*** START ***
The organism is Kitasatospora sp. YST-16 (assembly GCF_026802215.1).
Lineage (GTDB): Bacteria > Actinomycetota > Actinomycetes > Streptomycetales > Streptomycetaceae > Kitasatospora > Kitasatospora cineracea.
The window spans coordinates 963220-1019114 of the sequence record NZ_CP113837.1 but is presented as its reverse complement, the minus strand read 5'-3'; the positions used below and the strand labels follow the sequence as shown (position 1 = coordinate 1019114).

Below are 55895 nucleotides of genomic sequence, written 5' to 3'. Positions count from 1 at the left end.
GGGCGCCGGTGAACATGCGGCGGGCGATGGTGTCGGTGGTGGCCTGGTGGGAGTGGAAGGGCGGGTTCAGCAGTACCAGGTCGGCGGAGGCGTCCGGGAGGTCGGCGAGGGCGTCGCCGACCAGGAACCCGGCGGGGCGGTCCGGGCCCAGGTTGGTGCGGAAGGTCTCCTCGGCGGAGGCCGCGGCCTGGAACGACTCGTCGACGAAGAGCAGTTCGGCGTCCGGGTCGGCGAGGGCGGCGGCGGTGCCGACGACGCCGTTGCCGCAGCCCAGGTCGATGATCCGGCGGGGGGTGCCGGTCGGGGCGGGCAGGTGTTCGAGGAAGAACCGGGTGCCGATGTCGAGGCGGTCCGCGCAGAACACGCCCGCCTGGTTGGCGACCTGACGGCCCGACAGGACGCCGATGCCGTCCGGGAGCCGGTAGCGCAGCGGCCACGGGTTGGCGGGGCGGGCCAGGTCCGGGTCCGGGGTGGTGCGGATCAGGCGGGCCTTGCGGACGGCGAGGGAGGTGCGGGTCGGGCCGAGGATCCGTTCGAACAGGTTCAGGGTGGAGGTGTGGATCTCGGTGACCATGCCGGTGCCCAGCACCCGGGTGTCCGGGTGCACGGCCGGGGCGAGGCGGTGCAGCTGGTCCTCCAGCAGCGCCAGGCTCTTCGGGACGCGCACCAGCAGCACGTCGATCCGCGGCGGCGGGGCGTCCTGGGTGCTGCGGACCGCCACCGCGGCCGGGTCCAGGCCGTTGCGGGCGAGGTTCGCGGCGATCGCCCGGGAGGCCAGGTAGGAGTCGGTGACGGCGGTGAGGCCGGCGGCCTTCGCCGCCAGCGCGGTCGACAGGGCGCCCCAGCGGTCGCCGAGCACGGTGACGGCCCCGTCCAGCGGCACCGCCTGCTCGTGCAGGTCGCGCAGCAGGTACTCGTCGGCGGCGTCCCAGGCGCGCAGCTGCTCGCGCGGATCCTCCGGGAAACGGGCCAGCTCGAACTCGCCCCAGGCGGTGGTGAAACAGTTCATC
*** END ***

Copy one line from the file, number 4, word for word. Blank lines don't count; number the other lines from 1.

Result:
Below are 55895 nucleotides of genomic sequence, written 5' to 3'. Positions count from 1 at the left end.